Employment Falls and Confidence Collapses

The collapse of confidence resulting from last Friday's bad employment report was overdone, not because the news wasn't that bad, but because expectations had gotten way too rosy. The search for green shoots with green-colored glasses had led to false hopes and denial– a false dawn if you will.

The employment report reminded us that the recession is not over. That does not mean that the recession isn't closer to being over than it was when the monthly employment losses were much larger. Encouraging signs still abound: financial Armageddon has apparently been avoided; financial markets are healing; confidence is off the floor; some leading indicators are rising. And, yes, the monthly employment losses have moderated.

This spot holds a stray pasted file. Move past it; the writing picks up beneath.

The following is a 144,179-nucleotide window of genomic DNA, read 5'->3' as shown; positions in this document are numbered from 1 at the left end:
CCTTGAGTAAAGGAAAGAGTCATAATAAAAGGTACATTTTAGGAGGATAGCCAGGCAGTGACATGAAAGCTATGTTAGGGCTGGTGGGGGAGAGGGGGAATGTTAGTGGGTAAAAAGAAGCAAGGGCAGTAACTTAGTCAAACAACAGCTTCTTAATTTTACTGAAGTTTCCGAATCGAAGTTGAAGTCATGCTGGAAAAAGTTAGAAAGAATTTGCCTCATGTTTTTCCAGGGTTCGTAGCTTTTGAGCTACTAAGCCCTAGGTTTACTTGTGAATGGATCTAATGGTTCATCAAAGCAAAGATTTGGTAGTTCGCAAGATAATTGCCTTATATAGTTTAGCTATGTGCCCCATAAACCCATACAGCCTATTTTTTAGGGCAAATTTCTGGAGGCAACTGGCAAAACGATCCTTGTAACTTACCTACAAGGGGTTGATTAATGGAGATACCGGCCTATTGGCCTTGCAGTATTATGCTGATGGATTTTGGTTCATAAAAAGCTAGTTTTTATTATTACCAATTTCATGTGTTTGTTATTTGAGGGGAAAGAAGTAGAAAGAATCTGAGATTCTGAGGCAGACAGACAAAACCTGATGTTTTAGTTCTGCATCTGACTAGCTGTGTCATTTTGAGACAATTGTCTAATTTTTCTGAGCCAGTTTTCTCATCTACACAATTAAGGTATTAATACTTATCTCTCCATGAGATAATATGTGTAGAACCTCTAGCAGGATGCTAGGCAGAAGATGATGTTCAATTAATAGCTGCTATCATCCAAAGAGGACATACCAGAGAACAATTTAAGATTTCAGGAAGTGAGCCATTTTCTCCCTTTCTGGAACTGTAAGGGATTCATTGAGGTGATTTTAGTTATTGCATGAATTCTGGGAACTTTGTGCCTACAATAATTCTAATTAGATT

Commentators, tired of the same old gloom and doom, became irrationally exuberant about the end of the recession. If they had been merely "encouraged," the May employment report would not have been such a shocker. Let's not compound our problem now by becoming irrationally discouraged.

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  1. John Booke says:

    Will the big increase this year in new Social Security retirees help or hurt the economy?